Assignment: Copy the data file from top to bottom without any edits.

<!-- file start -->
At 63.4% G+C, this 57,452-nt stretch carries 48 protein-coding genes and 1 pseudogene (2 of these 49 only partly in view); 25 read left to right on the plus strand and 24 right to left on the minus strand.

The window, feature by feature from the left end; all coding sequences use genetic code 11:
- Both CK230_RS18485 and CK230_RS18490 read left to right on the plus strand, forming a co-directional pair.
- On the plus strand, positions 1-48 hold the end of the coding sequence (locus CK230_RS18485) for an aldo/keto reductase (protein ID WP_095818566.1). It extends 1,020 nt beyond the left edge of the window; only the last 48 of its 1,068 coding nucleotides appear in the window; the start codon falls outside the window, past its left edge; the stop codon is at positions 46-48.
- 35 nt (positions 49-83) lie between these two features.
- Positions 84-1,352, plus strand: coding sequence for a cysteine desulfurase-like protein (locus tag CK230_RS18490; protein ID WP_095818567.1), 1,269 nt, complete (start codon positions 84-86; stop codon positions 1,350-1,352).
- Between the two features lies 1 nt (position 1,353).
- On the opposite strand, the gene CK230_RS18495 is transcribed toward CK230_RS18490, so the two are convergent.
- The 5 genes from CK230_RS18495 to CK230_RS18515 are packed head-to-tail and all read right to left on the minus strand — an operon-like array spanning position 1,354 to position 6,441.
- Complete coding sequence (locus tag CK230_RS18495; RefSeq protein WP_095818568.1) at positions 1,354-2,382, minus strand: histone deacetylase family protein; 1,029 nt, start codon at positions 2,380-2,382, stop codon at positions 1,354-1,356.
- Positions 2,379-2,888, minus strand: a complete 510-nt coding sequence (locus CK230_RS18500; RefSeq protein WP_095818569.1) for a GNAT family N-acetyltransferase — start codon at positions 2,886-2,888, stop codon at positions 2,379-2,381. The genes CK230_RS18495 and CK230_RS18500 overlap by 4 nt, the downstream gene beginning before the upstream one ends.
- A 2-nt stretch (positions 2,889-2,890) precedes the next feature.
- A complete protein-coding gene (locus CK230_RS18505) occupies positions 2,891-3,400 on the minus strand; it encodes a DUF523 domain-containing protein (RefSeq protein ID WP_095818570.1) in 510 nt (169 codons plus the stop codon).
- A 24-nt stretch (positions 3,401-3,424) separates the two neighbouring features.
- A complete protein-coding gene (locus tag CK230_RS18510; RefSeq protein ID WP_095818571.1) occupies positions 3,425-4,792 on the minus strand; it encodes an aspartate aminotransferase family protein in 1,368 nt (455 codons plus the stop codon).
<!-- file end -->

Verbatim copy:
At 63.4% G+C, this 57,452-nt stretch carries 48 protein-coding genes and 1 pseudogene (2 of these 49 only partly in view); 25 read left to right on the plus strand and 24 right to left on the minus strand.

The window, feature by feature from the left end; all coding sequences use genetic code 11:
- Both CK230_RS18485 and CK230_RS18490 read left to right on the plus strand, forming a co-directional pair.
- On the plus strand, positions 1-48 hold the end of the coding sequence (locus CK230_RS18485) for an aldo/keto reductase (protein ID WP_095818566.1). It extends 1,020 nt beyond the left edge of the window; only the last 48 of its 1,068 coding nucleotides appear in the window; the start codon falls outside the window, past its left edge; the stop codon is at positions 46-48.
- 35 nt (positions 49-83) lie between these two features.
- Positions 84-1,352, plus strand: coding sequence for a cysteine desulfurase-like protein (locus tag CK230_RS18490; protein ID WP_095818567.1), 1,269 nt, complete (start codon positions 84-86; stop codon positions 1,350-1,352).
- Between the two features lies 1 nt (position 1,353).
- On the opposite strand, the gene CK230_RS18495 is transcribed toward CK230_RS18490, so the two are convergent.
- The 5 genes from CK230_RS18495 to CK230_RS18515 are packed head-to-tail and all read right to left on the minus strand — an operon-like array spanning position 1,354 to position 6,441.
- Complete coding sequence (locus tag CK230_RS18495; RefSeq protein WP_095818568.1) at positions 1,354-2,382, minus strand: histone deacetylase family protein; 1,029 nt, start codon at positions 2,380-2,382, stop codon at positions 1,354-1,356.
- Positions 2,379-2,888, minus strand: a complete 510-nt coding sequence (locus CK230_RS18500; RefSeq protein WP_095818569.1) for a GNAT family N-acetyltransferase — start codon at positions 2,886-2,888, stop codon at positions 2,379-2,381. The genes CK230_RS18495 and CK230_RS18500 overlap by 4 nt, the downstream gene beginning before the upstream one ends.
- A 2-nt stretch (positions 2,889-2,890) precedes the next feature.
- A complete protein-coding gene (locus CK230_RS18505) occupies positions 2,891-3,400 on the minus strand; it encodes a DUF523 domain-containing protein (RefSeq protein ID WP_095818570.1) in 510 nt (169 codons plus the stop codon).
- A 24-nt stretch (positions 3,401-3,424) separates the two neighbouring features.
- A complete protein-coding gene (locus tag CK230_RS18510; RefSeq protein ID WP_095818571.1) occupies positions 3,425-4,792 on the minus strand; it encodes an aspartate aminotransferase family protein in 1,368 nt (455 codons plus the stop codon).